The LUT that was ultimately used was based on Kodak film-print emulation and also incorporated aspects similar to what happens in the toe of Fujifilm negative, while taking advantage of Red’s own color matrices as well. “With the film-print emulation, you get a really nice roll-off on the highlights, but we were still incorporating the native color space of the Red to get the detail in the shadow areas that film would compress,” Förderer details. “Some Fuji-like characteristics came in the shadow range to put just a little green shift into the low end. We loaded the LUT right into the Weapon camera, whereas the Dragons were connected to a Fujifilm IS-Mini LUT box for monitoring on set.

“This way, everyone was looking at the image the way we wanted, and this LUT was baked into the dailies so that Roland, the editors and our visual-effects artists were working with it from day one,” the cinematographer notes. “That makes a huge difference, because if you don’t have look management from set to post, and then you get into the color suite and set the original intention, everyone is thrown for a loop from the sudden change. I prefer to make sure that the intention follows through the entire process.”

The final grade was performed at FotoKem in Burbank. Förderer worked with Martin as well as colorist Walter Volpatto; the DI employed a 2K and 4K workflow, grading EXR files in Blackmagic Design’s DaVinci Resolve. “I worked with [Martin] to set the look for the 2D master and continued polishing with Walter Volpatto,” Förderer says. “We then did the 3D version and Dolby Vision HDR.

“I like working with just one LUT,” Förderer adds. “It’s like shooting the entire movie on one film stock. I don’t want to mess with 10 different looks for day and night, interior and exterior. Once I had the LUT, I knew I was lighting for that specific look and everything we were doing was going to work with that LUT, because I was seeing the results immediately. Other than that, we didn’t do any grading on set or for dailies.” Jeroen Hendriks served as on-set digital-imaging technician throughout the shoot.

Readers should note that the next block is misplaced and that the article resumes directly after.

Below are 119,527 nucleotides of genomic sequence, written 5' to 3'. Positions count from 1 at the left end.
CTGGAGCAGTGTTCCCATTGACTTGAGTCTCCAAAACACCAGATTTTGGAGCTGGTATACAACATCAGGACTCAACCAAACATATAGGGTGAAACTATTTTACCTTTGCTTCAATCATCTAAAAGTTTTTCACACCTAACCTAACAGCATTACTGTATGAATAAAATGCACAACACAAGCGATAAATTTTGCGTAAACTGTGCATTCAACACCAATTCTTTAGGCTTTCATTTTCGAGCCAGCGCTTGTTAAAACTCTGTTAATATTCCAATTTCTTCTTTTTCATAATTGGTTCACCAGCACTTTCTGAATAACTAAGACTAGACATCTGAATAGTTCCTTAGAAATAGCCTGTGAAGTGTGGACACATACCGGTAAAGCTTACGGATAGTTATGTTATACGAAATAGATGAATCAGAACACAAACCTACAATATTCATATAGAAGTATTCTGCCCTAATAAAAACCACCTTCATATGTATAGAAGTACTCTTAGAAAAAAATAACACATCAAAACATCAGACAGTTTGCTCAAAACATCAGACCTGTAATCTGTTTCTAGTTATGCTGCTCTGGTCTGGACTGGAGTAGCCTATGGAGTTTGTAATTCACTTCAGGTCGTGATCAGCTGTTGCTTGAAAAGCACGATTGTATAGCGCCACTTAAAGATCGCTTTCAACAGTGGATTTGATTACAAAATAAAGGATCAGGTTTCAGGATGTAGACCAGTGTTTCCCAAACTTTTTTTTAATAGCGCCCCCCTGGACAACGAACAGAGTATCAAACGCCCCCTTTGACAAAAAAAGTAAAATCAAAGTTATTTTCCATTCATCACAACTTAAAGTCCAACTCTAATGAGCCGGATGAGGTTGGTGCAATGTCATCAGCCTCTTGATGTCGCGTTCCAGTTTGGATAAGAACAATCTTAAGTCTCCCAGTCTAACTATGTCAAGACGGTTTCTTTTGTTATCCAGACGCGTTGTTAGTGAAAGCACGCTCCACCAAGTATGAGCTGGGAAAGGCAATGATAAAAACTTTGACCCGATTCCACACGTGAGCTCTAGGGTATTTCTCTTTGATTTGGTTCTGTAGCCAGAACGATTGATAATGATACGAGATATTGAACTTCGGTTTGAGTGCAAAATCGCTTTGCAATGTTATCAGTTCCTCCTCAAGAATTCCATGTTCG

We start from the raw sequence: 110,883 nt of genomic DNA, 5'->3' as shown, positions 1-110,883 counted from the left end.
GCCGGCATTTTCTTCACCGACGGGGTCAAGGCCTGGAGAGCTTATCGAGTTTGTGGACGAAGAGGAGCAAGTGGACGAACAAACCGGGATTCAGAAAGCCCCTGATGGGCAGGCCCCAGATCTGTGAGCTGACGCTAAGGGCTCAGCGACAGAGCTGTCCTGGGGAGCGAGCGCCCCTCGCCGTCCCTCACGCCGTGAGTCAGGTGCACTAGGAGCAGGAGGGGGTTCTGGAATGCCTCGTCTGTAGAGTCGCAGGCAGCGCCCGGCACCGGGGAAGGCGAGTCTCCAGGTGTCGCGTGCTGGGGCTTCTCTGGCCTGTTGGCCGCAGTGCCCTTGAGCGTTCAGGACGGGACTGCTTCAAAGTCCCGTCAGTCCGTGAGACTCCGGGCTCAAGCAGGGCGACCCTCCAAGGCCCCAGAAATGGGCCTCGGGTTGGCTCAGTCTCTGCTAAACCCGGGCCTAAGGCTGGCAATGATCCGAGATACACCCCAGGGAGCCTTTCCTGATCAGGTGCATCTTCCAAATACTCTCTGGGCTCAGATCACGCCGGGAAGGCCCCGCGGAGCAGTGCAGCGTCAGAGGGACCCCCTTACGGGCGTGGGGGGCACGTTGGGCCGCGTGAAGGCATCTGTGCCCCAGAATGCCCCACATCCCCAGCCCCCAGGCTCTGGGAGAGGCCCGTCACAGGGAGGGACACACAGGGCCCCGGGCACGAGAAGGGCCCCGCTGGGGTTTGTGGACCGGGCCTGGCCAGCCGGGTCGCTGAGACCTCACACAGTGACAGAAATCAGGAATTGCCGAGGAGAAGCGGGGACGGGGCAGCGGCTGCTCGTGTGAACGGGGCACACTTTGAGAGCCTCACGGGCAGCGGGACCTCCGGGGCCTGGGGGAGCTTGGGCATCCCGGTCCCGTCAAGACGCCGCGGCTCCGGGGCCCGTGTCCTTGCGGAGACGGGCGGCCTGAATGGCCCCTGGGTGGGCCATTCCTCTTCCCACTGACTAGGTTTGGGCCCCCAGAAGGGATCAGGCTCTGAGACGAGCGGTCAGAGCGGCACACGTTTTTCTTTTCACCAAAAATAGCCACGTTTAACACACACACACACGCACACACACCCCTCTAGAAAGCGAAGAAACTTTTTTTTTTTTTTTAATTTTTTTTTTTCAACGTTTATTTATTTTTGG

Even on a tentpole production the size of Independence Day: Resurgence, speed and efficiency were paramount, as the feature — generally a two-camera show — was shot almost entirely onstage in Albuquerque, N.M., over the course of a scant 78 days. It thus took a bit of convincing for Emmerich to consider anamorphic lenses, according to Förderer, who ultimately decided upon Vantage Film 2x anamorphics — Hawk V-Plus zooms and Hawk V-Lite primes. “Roland used to be a big spherical guy, and he really likes to use zooms to be fast,” the cinematographer says. “He saw me work with the Hawk Front Anamorphic zooms on Stonewall, and saw how fast I could be with them and still get an interesting look, and that helped convince him. He loves the look of anamorphic lenses and how they render skin. I’ve worked with the Hawks several times, and I think they have the right balance of being a newer lens but with a really nice organic look. The Hawks have all the things we love about anamorphics — the all-important oval bokeh and the wonderful characteristics of light distortion and subtle flare.” The production made frequent use of the V-Plus Front Anamorphic 45-90mm and 80-180mm zooms (both T2.8). The Arri/Fujinon Alura 15.5-45mm (T2.8) zoom was also employed on the production, as well as Zeiss Compact zooms — the latter mainly for visual-effects plates.

“I like to use digital cameras to our advantage,” Förderer emphasizes. As an example, he offers, “Sometimes you just want to be a little tighter on a shot, and changing a lens or moving the camera can take too long in the middle of an intense scene, even with an amazing crew. In those situations I just crop in on the sensor, changing down to 4K instead of 6K, and that lets me get a little tighter. You can click a button and get a different field of view. In a wide shot you want as much detail as you can get, but in a tighter shot you’ll never see the difference, and you still have plenty of resolution to work with. It’s a wonderful tool that allows you to move really fast.”